According to the UK Health & Safety Executive (HSE), some businesses allow lift truck “training” to simply be carried out by a forklift operator, who may or may not be correctly trained themselves, rather than using professional lift truck instructors. RTITB warns of the dangers of ‘casual’ training and confirms best practice.
“Forklift training should be delivered by an instructor who is trained and qualified, as clearly outlined in the Approved Code of Practice for Rider Operated lift truck guidance (L117) from HSE,” says Laura Nelson, Managing Director of leading workplace transport training accrediting body, RTITB, explaining that good quality training is crucial in helping to prevent accidents in the workplace.
The HSE has expressed that improperly trained “instructors” are an ongoing problem that must be tackled. To encourage safe work environments, comply with HSE guidance and reduce the possibility of accidents, businesses are urged to ensure that they employ or contract properly qualified instructors to train their operators. By not doing so, business owners and warehouse managers expose themselves to risk of prosecution, particularly in the event of an accident.
Last year, for example, the HSE reported* that a North Lanarkshire employer was fined £24,500 for safety failings which led to a worker being killed after he was thrown from a forklift truck and crushed. The employee had not received any formal training on driving forklift trucks; he had been given about 20 minutes’ in-house training. There are several similar reports on the HSE website, which could have been avoided with the correct training carried out by a qualified and competent instructor.
“It is true that a good forklift operator can make the best instructor, and there are many benefits to training up an operator who is already familiar with your operation to become an instructor,” Laura continues. “But they do need to complete their instructor training to make that transition. Instructor training consists of more than just the forklift operating skills.”
Lift truck operator training can be carried out in-house or at a training centre. Delivered by a qualified instructor it offers a number of benefits, such as heightened safety, improved efficiency, increased margins due to reduced equipment and product damage, and confidence amongst operators.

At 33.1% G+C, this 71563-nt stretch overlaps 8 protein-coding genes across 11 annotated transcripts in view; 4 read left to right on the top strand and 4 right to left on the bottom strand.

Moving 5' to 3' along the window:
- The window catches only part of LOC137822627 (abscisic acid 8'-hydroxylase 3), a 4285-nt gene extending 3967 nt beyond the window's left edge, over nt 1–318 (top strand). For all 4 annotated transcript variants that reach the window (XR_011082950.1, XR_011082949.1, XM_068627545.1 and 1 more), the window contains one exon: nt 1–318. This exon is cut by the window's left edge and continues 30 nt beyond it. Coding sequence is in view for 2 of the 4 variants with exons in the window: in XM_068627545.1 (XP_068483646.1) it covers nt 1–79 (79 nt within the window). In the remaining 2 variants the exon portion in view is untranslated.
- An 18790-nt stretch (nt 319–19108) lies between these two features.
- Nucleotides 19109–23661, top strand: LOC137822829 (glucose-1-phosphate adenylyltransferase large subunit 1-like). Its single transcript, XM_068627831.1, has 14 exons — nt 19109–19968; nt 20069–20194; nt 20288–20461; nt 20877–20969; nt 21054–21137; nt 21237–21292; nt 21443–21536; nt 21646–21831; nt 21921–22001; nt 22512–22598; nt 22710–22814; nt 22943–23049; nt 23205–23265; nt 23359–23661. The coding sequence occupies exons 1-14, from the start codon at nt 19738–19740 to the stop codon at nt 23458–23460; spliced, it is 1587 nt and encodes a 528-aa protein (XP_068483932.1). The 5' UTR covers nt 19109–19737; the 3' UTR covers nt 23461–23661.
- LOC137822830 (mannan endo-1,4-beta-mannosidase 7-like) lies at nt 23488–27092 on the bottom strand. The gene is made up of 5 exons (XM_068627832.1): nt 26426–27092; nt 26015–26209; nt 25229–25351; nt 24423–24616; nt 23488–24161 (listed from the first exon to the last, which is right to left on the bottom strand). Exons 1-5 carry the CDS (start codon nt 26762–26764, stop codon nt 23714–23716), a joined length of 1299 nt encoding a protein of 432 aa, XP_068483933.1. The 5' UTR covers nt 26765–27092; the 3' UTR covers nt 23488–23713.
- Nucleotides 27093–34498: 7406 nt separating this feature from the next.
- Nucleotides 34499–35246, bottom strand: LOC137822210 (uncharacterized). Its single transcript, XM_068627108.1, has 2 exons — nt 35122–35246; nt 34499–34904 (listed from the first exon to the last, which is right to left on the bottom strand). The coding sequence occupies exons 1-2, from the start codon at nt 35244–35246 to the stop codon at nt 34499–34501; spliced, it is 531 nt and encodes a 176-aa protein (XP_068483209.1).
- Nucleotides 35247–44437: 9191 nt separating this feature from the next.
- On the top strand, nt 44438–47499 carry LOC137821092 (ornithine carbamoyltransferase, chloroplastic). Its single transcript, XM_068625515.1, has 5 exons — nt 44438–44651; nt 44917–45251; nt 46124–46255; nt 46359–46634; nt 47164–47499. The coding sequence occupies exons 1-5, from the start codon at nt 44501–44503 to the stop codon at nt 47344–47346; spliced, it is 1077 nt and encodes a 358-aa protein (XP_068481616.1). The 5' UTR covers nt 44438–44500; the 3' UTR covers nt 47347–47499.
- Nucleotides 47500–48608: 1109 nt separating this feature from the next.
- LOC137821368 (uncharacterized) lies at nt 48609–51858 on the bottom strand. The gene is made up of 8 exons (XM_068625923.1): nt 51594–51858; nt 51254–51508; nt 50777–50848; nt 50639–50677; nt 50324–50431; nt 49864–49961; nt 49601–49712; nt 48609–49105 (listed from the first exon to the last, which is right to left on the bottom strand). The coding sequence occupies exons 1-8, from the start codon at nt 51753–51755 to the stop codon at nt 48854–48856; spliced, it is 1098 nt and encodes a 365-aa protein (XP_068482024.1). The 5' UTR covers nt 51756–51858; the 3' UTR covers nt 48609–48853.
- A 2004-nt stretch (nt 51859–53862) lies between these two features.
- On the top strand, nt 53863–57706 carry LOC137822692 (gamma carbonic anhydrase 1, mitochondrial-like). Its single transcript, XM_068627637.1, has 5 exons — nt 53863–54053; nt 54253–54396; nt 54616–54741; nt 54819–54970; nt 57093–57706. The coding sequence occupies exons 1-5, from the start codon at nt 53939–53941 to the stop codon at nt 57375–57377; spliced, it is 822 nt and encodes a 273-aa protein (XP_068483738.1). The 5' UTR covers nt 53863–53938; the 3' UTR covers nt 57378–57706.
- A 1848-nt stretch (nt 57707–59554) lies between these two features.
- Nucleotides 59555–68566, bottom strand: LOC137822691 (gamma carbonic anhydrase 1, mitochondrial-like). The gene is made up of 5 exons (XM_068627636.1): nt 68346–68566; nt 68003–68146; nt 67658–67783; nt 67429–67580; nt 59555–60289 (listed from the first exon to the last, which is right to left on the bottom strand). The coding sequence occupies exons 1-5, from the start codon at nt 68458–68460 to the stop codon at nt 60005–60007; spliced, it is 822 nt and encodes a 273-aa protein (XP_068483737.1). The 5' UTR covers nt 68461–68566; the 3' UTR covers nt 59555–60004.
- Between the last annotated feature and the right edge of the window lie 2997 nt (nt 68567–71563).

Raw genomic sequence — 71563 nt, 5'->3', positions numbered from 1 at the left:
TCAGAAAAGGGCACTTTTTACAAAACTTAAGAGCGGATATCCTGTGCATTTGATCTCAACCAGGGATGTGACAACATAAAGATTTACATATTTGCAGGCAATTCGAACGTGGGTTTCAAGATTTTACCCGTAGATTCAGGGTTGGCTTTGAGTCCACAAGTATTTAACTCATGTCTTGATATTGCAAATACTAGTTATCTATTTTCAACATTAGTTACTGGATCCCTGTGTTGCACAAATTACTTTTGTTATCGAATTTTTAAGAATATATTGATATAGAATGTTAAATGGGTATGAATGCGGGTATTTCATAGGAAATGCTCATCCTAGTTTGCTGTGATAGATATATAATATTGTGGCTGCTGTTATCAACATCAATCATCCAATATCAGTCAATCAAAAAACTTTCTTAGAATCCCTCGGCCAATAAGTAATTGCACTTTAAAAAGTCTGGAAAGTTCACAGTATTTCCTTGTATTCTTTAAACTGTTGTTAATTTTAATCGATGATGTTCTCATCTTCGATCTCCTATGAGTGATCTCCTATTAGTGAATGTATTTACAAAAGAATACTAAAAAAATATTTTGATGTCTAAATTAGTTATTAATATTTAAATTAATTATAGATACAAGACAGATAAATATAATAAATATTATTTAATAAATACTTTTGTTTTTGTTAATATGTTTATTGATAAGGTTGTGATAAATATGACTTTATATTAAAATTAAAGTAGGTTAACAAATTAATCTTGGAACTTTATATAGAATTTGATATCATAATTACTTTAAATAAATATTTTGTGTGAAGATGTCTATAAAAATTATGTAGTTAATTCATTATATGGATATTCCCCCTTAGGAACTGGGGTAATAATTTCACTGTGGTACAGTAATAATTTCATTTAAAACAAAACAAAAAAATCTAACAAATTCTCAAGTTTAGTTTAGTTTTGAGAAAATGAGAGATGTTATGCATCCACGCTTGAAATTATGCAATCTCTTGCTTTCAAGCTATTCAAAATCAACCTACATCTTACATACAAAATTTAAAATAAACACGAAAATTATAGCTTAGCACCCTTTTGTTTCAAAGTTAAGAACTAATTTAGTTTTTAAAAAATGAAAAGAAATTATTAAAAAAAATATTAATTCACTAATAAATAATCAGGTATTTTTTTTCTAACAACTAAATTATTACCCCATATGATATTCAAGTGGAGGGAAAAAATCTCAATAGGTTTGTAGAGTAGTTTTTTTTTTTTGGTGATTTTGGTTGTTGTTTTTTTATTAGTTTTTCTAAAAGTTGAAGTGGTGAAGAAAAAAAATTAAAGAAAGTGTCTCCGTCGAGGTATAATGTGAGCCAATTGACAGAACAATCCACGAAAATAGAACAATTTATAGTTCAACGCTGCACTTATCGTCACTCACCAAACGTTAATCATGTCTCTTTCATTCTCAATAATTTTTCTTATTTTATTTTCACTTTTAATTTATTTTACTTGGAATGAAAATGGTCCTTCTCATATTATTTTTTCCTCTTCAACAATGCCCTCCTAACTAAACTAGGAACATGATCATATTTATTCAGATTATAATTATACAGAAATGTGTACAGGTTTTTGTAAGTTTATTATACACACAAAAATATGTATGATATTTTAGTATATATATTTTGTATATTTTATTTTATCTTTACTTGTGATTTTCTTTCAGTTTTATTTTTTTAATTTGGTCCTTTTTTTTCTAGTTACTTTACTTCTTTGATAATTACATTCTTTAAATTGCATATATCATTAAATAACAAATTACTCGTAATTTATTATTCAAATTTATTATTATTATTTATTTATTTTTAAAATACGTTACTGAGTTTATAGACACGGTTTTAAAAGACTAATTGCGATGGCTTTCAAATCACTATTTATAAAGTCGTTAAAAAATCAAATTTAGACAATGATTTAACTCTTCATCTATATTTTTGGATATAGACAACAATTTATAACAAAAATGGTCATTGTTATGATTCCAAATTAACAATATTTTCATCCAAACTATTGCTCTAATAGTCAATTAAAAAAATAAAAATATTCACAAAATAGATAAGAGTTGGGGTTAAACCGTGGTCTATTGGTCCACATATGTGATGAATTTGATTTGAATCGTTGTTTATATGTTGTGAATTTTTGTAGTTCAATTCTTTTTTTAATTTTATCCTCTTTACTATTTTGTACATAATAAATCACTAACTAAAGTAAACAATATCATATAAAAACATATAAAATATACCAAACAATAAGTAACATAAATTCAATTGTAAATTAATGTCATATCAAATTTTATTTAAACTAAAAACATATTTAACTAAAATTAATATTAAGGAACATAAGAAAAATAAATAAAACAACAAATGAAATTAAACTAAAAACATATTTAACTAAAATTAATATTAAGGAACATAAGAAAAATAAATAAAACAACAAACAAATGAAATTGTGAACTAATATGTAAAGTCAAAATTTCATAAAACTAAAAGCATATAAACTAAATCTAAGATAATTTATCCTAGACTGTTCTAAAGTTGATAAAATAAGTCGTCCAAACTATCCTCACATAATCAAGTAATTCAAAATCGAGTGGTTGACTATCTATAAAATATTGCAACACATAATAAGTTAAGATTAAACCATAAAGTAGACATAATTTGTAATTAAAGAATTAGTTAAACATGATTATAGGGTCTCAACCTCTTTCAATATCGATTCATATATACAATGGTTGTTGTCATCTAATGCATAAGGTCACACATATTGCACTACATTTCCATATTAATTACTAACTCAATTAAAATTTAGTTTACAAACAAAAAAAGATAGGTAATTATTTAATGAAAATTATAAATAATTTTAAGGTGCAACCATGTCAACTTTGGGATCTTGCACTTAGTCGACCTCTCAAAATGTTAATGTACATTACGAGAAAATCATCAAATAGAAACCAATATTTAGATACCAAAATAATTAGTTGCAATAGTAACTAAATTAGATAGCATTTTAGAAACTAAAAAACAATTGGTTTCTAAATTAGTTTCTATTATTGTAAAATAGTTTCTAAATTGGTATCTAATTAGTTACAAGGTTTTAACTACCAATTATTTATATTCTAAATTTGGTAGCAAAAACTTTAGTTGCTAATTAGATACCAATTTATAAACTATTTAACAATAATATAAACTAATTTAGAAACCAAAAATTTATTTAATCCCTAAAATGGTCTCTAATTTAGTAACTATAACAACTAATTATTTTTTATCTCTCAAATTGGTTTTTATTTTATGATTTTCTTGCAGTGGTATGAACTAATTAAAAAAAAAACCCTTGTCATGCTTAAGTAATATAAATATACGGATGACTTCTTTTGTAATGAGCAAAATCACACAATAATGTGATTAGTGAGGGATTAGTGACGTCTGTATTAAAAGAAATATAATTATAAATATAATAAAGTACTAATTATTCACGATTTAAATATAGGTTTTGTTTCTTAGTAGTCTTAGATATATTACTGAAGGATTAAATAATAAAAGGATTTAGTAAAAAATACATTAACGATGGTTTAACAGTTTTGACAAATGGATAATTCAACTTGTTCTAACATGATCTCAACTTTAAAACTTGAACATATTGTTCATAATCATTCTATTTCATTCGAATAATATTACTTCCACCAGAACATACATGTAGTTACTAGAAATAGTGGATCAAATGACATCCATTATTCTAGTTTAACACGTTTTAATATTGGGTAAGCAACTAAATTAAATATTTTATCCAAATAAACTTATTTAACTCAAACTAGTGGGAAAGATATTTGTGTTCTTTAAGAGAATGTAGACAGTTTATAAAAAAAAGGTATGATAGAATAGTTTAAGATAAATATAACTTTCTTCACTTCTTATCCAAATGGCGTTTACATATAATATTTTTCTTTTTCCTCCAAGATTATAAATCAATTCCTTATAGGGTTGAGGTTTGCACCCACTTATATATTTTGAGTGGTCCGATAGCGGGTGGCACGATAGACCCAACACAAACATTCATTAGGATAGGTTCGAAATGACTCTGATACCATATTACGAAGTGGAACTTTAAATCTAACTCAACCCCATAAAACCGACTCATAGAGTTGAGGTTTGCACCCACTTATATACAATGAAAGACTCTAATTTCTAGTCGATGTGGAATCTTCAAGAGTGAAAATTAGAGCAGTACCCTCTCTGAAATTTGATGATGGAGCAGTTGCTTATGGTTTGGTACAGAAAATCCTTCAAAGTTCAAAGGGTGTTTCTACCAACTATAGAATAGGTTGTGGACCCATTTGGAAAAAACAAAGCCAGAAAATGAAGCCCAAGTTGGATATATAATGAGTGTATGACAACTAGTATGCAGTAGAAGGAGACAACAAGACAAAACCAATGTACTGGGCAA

As well as knowing how to operate the equipment, a qualified instructor knows how to plan and prepare courses, give practical instruction, assess and test an operator’s skills, and has a solid and up-to-date understanding of any relevant legislative frameworks. A skilled instructor also understands whether a struggling trainee requires a boost in confidence or motivation. All these additional skills are taught via proper accredited instructor courses.
Impartial examinations are used to test the abilities of candidate instructors and to ensure RTITB qualified instructors perform to the highest industry standard. This means that employers and trainees can be confident in the skills and ability of an RTITB qualified instructor.
“Due to the stringent process and impartiality, passing an RTITB examination is something candidates can be truly proud of,” Laura Nelson adds. “The current national pass rate is over 80%.”
RTITB lift truck instructor courses can be purchased from a network of RTITB accredited providers or from the RTITB Instructor Academy. The courses take just 10-12 days to complete and can be undertaken onsite at the training provider’s premises, or at a dedicated training centre.
To enrol on an RTITB instructor course a trainee should hold a certificate of Basic Operating Skills for the specific machine type, completed in the last 12 months. RTITB also recommends that candidates provide evidence of at least six months’ industrial operational experience to enhance their application, as instructor positions are competitive.
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